Various embodiments of the disclosure are discussed in detail below. While specific implementations are discussed, it should be understood that this is done for illustration purposes only. A person skilled in the relevant art will recognize that other components and configurations may be used without parting from the spirit and scope of the disclosure.

A portion of this disclosure contains material that is subject to copyright protection. The copyright owner has no objection to the facsimile reproduction by anyone of the patent document or the patent disclosure, as it appears in the Patent and Trademark Office patent files or records, but otherwise reserves all copyright rights whatsoever. Copyright 2016 Apple Inc.

FIGS. 1A-1B are exemplary illustration of user interface configuration inheritance 100, 120, according to embodiments.

FIG. 1A is an illustration of user interface configuration inheritance 100, according to an embodiment. In one embodiment a user interface for an application can be configured such that multiple properties associated with the user interface can adapt based on a hierarchical set of configurations. Various properties for a user interface can be defined and associated with a configuration. Configurations can be interrelated such that child configurations can be defined in which one or more characteristics of the configuration can be changed without impacting other characteristics of the configuration.

Size class configuration is illustrated as an example user interface configuration inheritance 100. However, size class is but one example of hierarchical configurations that may be defined for an adaptive user interface. Size classes are traits assigned to user interface elements such as scenes or views. The size class can be used to abstract the sizes associated with a specific device type, device size, and device orientation to describe a look and feel (e.g., experience) associated with a given user interface for an application. In one embodiment, a user interface can have a compact experience or a regular and unconstrained experience for each device orientation. A user interface developer can customize an application's layout based on a defined size class for a user interface to customize the interface experience. The layout can then automatically adapt at runtime as the size class changes between different display devices and different display device orientations.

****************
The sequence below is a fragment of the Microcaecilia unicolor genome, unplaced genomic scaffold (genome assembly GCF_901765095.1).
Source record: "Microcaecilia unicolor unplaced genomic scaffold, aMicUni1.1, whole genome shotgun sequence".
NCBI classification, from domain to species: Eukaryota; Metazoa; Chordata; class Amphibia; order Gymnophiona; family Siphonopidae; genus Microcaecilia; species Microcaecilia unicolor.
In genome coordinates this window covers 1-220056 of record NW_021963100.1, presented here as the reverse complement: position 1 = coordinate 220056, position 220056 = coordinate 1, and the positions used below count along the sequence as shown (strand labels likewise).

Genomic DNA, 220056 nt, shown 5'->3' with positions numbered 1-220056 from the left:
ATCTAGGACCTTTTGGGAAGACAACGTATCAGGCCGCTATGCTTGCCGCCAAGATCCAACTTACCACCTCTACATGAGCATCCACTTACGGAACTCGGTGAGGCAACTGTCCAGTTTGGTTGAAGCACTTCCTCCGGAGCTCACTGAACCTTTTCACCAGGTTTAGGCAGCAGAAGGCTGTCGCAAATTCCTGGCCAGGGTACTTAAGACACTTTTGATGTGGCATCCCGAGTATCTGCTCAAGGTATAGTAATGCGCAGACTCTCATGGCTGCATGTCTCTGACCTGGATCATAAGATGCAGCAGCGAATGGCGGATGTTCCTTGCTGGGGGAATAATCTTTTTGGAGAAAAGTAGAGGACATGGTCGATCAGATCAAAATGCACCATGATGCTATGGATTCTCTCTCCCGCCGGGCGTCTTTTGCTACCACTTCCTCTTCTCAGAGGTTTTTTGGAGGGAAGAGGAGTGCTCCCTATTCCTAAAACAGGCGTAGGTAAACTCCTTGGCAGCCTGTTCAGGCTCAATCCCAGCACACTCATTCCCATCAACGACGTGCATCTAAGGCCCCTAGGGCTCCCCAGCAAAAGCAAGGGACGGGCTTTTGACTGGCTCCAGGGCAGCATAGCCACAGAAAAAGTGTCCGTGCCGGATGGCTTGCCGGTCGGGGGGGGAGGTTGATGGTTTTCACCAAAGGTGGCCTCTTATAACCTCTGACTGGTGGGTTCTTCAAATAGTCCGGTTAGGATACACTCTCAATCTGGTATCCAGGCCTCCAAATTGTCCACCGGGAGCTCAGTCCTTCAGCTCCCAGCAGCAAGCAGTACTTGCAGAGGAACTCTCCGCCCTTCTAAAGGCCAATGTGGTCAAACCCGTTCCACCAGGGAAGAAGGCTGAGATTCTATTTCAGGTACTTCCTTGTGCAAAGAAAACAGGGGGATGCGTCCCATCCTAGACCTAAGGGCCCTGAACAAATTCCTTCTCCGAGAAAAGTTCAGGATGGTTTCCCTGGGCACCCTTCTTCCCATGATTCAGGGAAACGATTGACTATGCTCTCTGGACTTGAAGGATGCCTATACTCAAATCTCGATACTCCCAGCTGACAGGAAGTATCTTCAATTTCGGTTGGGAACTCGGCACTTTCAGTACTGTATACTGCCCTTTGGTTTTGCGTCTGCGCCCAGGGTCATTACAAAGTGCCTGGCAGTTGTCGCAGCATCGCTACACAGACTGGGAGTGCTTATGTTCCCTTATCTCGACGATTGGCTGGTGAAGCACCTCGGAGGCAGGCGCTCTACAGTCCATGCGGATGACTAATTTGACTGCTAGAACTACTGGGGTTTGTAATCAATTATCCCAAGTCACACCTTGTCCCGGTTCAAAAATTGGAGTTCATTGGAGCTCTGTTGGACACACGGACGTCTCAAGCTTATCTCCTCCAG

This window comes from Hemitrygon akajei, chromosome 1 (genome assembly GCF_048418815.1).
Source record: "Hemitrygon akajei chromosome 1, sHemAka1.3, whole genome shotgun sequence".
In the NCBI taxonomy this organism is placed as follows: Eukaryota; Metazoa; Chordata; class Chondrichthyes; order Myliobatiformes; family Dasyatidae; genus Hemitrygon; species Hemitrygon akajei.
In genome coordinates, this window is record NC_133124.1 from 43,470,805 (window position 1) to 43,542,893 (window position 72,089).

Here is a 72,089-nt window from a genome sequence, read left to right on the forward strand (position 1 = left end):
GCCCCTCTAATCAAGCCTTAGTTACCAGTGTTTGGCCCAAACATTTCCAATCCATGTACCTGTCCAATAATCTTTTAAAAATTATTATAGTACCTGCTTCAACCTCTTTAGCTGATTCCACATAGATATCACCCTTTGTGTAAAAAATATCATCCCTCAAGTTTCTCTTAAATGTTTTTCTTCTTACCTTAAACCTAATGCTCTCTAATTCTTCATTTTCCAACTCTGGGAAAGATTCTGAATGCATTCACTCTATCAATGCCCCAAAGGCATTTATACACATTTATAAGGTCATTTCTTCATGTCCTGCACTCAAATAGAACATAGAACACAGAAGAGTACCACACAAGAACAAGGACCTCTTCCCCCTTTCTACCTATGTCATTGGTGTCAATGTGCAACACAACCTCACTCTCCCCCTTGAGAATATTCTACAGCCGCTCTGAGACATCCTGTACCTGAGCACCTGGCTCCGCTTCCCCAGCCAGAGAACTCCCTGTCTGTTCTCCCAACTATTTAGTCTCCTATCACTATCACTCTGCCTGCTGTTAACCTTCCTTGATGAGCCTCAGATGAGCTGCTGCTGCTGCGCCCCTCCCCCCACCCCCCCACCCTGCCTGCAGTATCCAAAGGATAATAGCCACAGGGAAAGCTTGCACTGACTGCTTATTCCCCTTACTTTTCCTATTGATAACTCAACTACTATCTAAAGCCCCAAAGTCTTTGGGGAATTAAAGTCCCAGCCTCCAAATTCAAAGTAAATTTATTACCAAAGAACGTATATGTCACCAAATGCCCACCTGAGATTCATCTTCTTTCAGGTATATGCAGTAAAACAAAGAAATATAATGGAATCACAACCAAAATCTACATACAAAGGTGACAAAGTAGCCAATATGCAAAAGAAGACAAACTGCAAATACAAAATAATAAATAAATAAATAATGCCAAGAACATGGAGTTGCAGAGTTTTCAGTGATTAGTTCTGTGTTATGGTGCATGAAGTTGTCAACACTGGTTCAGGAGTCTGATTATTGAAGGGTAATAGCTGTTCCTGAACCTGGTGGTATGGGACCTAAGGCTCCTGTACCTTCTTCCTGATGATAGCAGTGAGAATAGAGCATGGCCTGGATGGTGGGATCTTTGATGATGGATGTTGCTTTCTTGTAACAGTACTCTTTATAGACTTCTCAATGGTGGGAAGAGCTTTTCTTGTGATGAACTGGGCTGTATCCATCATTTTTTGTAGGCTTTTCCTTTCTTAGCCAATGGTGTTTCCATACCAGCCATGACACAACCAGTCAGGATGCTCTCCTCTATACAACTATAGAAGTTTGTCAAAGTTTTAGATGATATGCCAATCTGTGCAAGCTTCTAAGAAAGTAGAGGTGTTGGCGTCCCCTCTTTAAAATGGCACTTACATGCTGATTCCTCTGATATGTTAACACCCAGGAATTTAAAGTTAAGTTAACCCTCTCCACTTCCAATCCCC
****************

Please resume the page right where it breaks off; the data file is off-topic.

For example, the size class associated with a user interface enables a developer to specify width and height combinations to design for mobile electronic devices of different sizes and orientations. The size classes enable definition of abstract configurations of user interfaces that are separate from the user interface as presented on a concrete device. A developer can specify data for a parent size class (Any|Any) 102, and also specify data for child size classes of the parent class {(Compact|Any) 104, (Regular|Any) 106, (Compact|Compact) 108, (Compact|Regular) 110, (Regular|Compact) 112, (Regular|Regular) 114}.